Mohamed Abdalmagid received his master’s degree in electrical engineering from Cairo University in Giza, Egypt in 2017. He also received a diploma in business administration from the department of continuing education at the American University in Cairo (AUC), Egypt, 2017.
From 2013 to 2018, Mohamed worked for the Electronics Research Institute, Egypt, as an assistant researcher. He was responsible for implementing a prototype of a DFIG-based wind energy conversion system. From 2018 to 2019, Mohamed worked as a design engineer for the EOIP company, Egypt. It was here that he was responsible for designing a 1.5 KW on-board electric vehicle battery charger.
Mohamed is currently a Ph.D. student at McMaster University, in the department of electrical and computer engineering. His research is focused on electrical machines, power electronics, electric vehicles, and renewable energy. From 2019, he has been with Dr. Ali Emadi’s research team, at the McMaster Automotive Resource Center (MARC).
Since he was an undergraduate student at the Shoubra Faculty of Engineering, Egypt, Mohamed’s interests have been in power electronics and the theory of electrical machines. As extra work, Mohamed was always trying to simulate the electric machines and power electronics problems, using Matlab, simply because he loved these areas.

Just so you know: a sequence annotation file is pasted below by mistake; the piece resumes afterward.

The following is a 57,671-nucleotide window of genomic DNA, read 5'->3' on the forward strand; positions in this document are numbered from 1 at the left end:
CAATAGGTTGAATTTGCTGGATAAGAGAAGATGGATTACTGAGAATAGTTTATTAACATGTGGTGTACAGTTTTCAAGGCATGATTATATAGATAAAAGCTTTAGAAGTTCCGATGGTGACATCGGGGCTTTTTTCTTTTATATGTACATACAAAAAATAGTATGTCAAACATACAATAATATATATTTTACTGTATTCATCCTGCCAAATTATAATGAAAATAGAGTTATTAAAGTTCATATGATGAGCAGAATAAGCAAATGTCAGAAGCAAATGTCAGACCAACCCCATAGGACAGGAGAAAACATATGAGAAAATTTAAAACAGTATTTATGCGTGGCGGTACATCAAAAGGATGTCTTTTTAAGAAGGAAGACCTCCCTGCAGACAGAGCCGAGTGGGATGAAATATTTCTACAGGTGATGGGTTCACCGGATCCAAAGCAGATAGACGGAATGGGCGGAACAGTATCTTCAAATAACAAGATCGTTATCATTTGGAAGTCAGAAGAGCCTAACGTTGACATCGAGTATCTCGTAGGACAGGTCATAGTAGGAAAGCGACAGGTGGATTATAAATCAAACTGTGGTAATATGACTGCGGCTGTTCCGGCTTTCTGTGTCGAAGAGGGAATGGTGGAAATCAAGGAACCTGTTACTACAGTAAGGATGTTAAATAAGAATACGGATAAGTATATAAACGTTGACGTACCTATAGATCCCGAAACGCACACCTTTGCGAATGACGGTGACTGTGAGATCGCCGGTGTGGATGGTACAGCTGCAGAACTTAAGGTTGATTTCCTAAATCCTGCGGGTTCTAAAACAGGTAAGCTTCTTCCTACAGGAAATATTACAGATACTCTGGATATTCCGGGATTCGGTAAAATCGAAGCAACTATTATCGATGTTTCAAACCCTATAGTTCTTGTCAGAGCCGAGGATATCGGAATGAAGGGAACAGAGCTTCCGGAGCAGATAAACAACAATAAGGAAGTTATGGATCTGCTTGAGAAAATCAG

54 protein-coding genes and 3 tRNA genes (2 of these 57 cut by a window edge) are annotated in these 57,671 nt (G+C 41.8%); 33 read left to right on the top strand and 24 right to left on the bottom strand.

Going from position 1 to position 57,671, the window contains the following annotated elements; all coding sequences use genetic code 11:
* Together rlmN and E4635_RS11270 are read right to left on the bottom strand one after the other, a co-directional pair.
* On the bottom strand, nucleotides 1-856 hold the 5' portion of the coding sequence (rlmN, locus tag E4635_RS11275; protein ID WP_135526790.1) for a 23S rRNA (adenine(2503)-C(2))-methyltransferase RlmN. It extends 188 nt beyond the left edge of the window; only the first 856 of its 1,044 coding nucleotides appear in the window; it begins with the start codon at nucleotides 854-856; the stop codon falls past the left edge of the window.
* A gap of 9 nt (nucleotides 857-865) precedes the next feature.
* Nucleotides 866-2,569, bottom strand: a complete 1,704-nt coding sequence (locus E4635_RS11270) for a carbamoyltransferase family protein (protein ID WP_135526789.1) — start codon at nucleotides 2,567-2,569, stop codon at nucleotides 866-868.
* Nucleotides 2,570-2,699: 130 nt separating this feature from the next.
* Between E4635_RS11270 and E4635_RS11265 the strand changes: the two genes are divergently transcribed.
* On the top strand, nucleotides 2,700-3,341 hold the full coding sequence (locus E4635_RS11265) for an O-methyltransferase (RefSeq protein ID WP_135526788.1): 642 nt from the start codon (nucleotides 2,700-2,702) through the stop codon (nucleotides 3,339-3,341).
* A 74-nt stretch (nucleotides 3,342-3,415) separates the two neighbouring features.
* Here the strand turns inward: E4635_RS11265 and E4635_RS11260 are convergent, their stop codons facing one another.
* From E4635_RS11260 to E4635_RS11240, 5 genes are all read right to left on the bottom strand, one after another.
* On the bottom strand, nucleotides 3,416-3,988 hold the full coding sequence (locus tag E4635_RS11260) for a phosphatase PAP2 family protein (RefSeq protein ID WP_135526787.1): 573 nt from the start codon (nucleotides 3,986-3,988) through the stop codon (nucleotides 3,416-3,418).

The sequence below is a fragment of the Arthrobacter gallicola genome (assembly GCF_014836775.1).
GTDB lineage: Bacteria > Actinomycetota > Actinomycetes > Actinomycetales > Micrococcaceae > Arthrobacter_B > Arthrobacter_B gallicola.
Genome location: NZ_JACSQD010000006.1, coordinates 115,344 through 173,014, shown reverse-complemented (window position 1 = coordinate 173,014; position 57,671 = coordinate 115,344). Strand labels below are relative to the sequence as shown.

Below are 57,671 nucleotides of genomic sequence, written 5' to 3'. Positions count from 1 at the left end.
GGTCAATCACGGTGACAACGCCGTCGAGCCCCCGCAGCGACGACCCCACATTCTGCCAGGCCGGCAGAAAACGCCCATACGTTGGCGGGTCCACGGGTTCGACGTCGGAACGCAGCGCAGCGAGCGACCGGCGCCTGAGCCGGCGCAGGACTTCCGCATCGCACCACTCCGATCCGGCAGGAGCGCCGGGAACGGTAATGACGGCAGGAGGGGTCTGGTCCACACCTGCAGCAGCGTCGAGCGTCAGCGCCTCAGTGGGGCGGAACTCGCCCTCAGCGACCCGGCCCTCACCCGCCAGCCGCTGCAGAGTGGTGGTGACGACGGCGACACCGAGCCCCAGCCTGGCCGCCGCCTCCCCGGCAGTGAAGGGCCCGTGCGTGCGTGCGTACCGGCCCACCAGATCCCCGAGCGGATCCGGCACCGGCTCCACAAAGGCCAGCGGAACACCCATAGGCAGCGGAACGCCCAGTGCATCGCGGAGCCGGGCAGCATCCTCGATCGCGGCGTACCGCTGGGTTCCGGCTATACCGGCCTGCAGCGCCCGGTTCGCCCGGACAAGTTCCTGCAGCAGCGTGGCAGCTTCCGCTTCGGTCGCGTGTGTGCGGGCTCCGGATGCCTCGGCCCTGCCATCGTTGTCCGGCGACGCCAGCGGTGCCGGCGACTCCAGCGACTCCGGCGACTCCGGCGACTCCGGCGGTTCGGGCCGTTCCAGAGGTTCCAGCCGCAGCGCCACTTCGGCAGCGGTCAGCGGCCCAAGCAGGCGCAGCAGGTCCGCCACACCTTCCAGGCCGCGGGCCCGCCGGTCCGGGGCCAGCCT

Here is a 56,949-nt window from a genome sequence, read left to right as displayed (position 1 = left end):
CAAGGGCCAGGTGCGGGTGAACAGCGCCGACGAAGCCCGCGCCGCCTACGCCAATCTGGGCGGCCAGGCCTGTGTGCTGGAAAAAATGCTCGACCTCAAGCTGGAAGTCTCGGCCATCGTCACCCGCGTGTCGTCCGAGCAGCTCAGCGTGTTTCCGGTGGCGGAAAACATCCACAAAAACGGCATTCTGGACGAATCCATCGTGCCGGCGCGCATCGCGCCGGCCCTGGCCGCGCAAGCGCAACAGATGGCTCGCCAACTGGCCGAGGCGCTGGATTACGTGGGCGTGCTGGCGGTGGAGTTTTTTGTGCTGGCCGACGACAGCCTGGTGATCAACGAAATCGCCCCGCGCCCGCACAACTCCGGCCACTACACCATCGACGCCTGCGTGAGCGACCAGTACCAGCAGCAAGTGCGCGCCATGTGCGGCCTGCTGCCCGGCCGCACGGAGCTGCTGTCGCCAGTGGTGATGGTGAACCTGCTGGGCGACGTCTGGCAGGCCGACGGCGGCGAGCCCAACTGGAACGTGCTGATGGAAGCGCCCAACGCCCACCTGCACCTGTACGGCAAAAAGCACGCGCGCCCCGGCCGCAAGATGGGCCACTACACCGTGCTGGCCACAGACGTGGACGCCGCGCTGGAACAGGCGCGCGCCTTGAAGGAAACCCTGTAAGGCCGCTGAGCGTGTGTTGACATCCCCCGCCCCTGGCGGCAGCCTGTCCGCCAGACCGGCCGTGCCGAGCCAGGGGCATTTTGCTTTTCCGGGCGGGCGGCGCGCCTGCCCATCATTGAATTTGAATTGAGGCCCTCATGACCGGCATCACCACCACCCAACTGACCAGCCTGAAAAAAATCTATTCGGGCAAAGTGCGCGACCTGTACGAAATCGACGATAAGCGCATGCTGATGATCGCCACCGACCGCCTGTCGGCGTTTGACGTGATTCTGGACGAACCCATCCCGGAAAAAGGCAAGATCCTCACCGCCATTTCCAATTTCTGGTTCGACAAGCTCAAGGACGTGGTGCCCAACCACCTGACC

In 2013, Mohamed started working with doubly-fed induction machines (DFIM) at the Electronics Research Institute, as part of his experimental works for his master’s. Mohamed was able to implement the whole system of DFIG-based wind energy conversion system. He also implemented a PMSM-based wind turbine emulation system, to drive the DFIG.
In 2018, Mohamed designed an AC to DC 1.5 KW on-board battery charger for electric vehicle applications. The design was based on a zero-voltage switching, full bridge converter, with input power factor correction.
Since coming to McMaster University, Mohamed has enjoyed working as a research assistant and teaching assistant for electric engineering courses. He loves teaching and motivating undergraduate students, and these positions give him this opportunity.
Now at the McMaster Automotive/Aerospace Resource Center, Mohamed is a member of the electrical machine design for electric vehicles, and MORE aircraft applications. Mohamed works mainly on the electromagnetic design of axial-flux permanent magnet synchronous motors and switched reluctance motors. Mohamed is also responsible for the partial discharge analysis of motor windings, and the selection of motor windings insulation materials.